Defence Secretary Philip Hammond has warned he will resist further cuts to the armed forces in Chancellor George Osborne’s forthcoming spending review.
After No 10 warned publicly last month that the military would not be immune from further financial retrenchment, Mr Hammond made clear that he would resist anything more than modest “efficiency savings”.
In an interview with The Daily Telegraph, he said other Conservative Cabinet ministers believed that the greatest burden of any cuts should fall on the welfare budget.
There was, he said, a “body of opinion within Cabinet who believes that we have to look at the welfare budget again”, and that “we should be seeing welfare spending falling” as a result of rising employment levels.
He said the “first priority” for the Government should be “defending the country and maintaining law and order” and that further defence cuts were not possible while meeting stated security objectives.
“I shall go into the spending review fighting the case for the defence budget on the basis that we have made very large cuts to defence, we’ve done that with the collaboration and co-operation of the military,” he said.
“Any further reduction in the defence budget would fall on the level of activity that we were able to carry out - the idea that expensively bought equipment may not be able to be used, expensively employed troops may not be able to be exercised and trained as regularly as they need to be.
“I am not going into the spending review offering any further reductions in personnel.”
Mr Hammond’s comments are likely to be welcomed by Tory backbenchers who have been calling for a return to a core Conservative values in the wake of the party’s trouncing in the Eastleigh by-election.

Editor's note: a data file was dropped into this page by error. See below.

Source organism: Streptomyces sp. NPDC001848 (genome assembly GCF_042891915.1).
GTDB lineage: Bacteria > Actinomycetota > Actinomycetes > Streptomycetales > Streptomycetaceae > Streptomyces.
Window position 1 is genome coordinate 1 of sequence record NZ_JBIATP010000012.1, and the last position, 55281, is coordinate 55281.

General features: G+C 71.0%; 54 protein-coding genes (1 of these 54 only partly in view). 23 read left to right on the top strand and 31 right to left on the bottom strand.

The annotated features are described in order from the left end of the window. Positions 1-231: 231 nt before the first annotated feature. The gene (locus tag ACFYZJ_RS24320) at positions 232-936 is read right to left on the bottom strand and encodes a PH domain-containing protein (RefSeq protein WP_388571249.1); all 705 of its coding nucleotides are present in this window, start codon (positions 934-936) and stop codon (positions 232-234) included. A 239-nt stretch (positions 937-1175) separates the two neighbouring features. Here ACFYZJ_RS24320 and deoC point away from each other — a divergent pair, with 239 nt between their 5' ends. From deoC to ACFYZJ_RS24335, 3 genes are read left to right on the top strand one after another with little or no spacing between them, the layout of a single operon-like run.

However they will also heighten tensions within the coalition, with the Liberal Democrats resisting a further squeeze on welfare spending.
It was being made clear Mr Hammond’s comments were aimed particularly at the Lib Dems following remarks by senior Lib Dem ministers indicating that they believed welfare spending should be protected over defence.
A Whitehall source said: “There is a real concern that the Lib Dems wants to protect the benefits culture at the expense of the armed forces”.
Former Chief of the Air Staff, Sir Michael Graydon, agreed with Mr Hammond’s view.
He told BBC Radio 5: “We have great capability gaps now, which we never had before. For example, we have no maritime patrol aircraft at all, we have no aircraft that can go on carriers - in fact we barely have carriers any longer.
“The army is now at a level, or will be shortly, it has never been that low for 200 years. That must surely worry people.”
Professor Michael Clarke, director-general of the Royal United Services Institute, told BBC Breakfast: “It’s all a matter of risk analysis. If you don’t think that the Armed Forces will be doing as much in the next five to eight years once Afghanistan is in the rear-view mirror then you might take that risk.”
But he warned: “The Armed Forces have been continuously in operation since 1991 when the Cold War came to an end so it would be a bit optimistic to think that that process which has gone on now for over 20 years would suddenly stop once we withdraw from Afghanistan.”
Speaking to the BBC, Mr Hammond said: “We won’t be able to make further cuts without eroding military capability.
“Of course I understand the Chancellor’s challenge. He has to find additional savings in order to consolidate the public finances as we have to do but we need to look broadly across government at how we are going to do that, not just narrowly at a few departments.”
Former Liberal Democrat leader Sir Menzies Campbell said: “If it would not seem flippant, I would say to Philip Hammond ‘welcome to the club’.
“At last a defence secretary has publicly recognised that the long-running drip drip reduction in defence spending has materially eroded capability and seriously restricted the military options open to a British prime minister.
“The truth is that our publicly stated ambitions now significantly exceed our capacity.”
Tory backbencher Mark Pritchard said Mr Hammond could expect strong support from Conservative MPs.
“Defence cuts have gone far enough,” he said.
“There will be zero political support from Conservative backbenchers for any additional cuts beyond those already announced in the SDSR.
“The Treasury needs to look elsewhere for additional savings.”